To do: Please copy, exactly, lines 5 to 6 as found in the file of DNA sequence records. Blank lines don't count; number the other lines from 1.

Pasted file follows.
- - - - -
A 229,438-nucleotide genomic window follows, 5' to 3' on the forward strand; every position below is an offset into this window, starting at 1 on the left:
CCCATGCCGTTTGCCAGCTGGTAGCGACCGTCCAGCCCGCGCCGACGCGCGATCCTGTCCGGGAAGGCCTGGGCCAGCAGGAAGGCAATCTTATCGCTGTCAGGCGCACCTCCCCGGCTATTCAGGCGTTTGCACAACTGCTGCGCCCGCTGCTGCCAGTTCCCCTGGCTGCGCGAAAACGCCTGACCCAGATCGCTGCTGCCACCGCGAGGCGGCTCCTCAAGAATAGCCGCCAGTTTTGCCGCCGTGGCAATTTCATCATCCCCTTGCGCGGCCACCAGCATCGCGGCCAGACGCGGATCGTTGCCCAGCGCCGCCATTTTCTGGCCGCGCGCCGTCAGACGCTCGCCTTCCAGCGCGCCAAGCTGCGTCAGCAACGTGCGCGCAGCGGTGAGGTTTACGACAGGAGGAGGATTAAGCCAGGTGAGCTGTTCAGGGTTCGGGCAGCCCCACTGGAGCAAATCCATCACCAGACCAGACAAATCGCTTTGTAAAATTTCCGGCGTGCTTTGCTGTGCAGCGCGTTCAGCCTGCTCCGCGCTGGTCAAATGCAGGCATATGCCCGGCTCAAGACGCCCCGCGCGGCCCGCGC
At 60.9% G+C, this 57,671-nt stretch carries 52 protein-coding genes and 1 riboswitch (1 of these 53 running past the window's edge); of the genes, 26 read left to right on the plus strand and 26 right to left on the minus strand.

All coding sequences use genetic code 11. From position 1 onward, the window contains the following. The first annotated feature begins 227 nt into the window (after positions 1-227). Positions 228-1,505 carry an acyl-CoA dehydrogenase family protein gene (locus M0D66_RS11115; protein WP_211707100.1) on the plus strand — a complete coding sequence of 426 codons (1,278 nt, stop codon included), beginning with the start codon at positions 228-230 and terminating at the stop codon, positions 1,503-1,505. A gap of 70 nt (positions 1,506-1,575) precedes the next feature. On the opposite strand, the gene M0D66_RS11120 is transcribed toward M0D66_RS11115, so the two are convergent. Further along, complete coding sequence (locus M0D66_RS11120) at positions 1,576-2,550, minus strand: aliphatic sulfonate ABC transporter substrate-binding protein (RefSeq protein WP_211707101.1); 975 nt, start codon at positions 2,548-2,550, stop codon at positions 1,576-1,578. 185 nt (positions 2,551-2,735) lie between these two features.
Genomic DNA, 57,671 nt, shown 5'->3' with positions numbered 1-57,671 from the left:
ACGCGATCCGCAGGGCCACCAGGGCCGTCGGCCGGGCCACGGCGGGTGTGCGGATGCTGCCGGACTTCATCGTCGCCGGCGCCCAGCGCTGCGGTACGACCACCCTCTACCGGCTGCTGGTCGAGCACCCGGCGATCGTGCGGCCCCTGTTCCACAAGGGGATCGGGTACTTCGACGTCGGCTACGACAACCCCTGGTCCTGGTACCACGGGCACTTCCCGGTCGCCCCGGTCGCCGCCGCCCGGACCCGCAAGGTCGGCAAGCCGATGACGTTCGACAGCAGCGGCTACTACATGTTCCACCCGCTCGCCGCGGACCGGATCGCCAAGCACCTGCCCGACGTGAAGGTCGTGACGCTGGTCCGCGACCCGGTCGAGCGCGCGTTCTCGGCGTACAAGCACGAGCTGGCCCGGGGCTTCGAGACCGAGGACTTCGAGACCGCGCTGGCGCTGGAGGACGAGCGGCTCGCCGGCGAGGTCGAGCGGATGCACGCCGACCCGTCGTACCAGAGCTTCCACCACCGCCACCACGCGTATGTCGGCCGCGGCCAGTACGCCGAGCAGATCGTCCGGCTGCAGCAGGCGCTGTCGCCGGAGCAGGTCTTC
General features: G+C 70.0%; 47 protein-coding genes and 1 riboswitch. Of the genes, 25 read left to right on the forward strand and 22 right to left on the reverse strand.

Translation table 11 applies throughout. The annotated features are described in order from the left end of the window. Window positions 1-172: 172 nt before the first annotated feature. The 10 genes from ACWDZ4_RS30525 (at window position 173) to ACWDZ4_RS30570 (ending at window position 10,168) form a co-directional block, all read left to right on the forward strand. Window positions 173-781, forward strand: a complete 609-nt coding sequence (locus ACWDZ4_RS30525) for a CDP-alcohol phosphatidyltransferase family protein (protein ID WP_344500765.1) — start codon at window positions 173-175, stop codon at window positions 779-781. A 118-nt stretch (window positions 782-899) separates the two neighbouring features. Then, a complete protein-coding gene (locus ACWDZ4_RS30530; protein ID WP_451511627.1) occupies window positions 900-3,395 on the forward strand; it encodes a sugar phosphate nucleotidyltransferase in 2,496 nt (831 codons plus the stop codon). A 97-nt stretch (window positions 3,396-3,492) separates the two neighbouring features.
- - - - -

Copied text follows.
Genomic DNA, 57,671 nt, shown 5'->3' with positions numbered 1-57,671 from the left:
ACGCGATCCGCAGGGCCACCAGGGCCGTCGGCCGGGCCACGGCGGGTGTGCGGATGCTGCCGGACTTCATCGTCGCCGGCGCCCAGCGCTGCGGTACGACCACCCTCTACCGGCTGCTGGTCGAGCACCCGGCGATCGTGCGGCCCCTGTTCCACAAGGGGATCGGGTACTTCGACGTCGGCTACGACAACCCCTGGTCCTGGTACCACGGGCACTTCCCGGTCGCCCCGGTCGCCGCCGCCCGGACCCGCAAGGTCGGCAAGCCGATGACGTTCGACAGCAGCGGCTACTACATGTTCCACCCGCTCGCCGCGGACCGGATCGCCAAGCACCTGCCCGACGTGAAGGTCGTGACGCTGGTCCGCGACCCGGTCGAGCGCGCGTTCTCGGCGTACAAGCACGAGCTGGCCCGGGGCTTCGAGACCGAGGACTTCGAGACCGCGCTGGCGCTGGAGGACGAGCGGCTCGCCGGCGAGGTCGAGCGGATGCACGCCGACCCGTCGTACCAGAGCTTCCACCACCGCCACCACGCGTATGTCGGCCGCGGCCAGTACGCCGAGCAGATCGTCCGGCTGCAGCAGGCGCTGTCGCCGGAGCAGGTCTTC